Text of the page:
It’s extortion by the equity markets carried out everyday from 9:00am – 5:00pm business hours and in bright daylight, and law enforcement agencies cannot do a darn thing about it.

    If I ask my employer “Is this my money or not?” They’ll say, “Of course, it’s your money.”

    If I ask “Why, then, I don’t have a say in where it should go?” They will then point out a series of packaged retirement plans for me to choose from – all of which are tied to equity markets. Bizarre!

    Why can the money not go into a simple savings account that I am not allowed to withdraw from until I retire? At least they can put the option there, in case someone would prefer it.

    But nooooooooo, employer contributions have to end up in the equity markets. What a fraud!

    • Scott Preston says :

      The old saying for that is, of course: “they get you coming and going”.

      • LittleBigMan says :

        My apologies…..I meant to say I have much admiration for the Greek prime minister, Tsipras – not Costas Lapavitsas, who is not a public official. I misspoke there.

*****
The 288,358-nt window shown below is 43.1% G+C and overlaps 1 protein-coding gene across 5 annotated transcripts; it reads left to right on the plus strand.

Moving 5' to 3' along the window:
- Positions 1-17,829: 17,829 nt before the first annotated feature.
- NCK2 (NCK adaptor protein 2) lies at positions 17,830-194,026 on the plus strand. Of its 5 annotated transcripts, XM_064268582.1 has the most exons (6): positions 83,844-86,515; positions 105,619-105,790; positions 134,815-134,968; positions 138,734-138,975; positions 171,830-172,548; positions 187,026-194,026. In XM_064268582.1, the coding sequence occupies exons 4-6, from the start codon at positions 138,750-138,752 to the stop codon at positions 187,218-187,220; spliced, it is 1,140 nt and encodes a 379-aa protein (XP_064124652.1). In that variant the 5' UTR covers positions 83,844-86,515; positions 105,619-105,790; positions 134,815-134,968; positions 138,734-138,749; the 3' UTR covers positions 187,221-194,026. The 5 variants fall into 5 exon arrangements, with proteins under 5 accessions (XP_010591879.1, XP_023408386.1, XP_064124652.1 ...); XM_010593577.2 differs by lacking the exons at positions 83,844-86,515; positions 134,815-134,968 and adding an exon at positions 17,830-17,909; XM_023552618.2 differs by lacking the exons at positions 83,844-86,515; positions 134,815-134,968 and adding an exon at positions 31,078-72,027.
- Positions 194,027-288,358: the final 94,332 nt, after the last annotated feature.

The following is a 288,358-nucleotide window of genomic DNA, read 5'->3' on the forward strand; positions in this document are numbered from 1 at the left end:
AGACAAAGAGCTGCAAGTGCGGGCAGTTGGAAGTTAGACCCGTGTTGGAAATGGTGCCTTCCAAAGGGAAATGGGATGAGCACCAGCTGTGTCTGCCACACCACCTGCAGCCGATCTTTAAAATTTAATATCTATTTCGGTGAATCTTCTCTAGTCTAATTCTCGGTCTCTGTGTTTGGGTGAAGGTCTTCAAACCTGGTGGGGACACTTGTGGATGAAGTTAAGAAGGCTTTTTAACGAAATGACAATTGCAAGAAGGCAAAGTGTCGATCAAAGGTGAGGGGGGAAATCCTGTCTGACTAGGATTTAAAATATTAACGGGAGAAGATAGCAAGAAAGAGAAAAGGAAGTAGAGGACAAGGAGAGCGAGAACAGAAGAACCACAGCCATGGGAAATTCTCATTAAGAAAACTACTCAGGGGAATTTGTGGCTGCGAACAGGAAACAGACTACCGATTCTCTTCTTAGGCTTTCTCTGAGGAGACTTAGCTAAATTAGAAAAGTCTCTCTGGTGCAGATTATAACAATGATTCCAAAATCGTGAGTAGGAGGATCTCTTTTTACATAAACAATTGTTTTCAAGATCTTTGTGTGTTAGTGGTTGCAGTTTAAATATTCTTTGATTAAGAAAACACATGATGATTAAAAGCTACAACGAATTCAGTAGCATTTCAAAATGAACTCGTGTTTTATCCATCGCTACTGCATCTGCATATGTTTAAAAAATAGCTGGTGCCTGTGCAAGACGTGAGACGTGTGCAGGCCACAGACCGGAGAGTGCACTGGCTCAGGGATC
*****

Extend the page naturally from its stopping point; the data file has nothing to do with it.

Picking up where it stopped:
They are squeezing Greece hard and forcing it to privatize. I think Greece should stand up to all the pressure. There’s a heated debate on a local radio station over what is going on in Greece, now, and everyone agrees that “privatization” is the single most important threat to sovereignty of Greece. If the Greek are not careful, they’ll lose their main revenue source, tourism, to private investors from outside. That’ll be a road to poverty that it will be very hard to come back from.

        • LittleBigMan says :

          My apologies yet again, because it’s not even Tsipras that has my admiration……’s the Greek finance minister, Yanis Varoufakis (there! I think I got it right this time :)), that deserves admiration for the fight he has put up to defend the interests of the people of his country.

          It’s too bad that he has resigned. But I do understand why he may have resigned. Apparently, he and the Greek Prime Minister, Alexis Tsipiras, didn’t see eye-to-eye in respect to resolving the so called Greek crisis.

          From what I’ve heard from people who have lived in Greece for sometime, the Greek public are smart and knew how to live a good life. But now, that good life is being taken away from them under the pretext that they have been lazy or not as productive as they should’ve been. I don’t know if it’s true, but I’m hearing that working Greeks used to begin to relax around noon each day.

          That’s a beautiful life, I’d say, with none of this non-sense we have going on in Silicon Valley.

          Greece should leave the EU; methinks. With a population of about 11 million and a GDP of about $300 billion, there’s no reason why the people of that country shouldn’t have a good, comfortable, and happy life.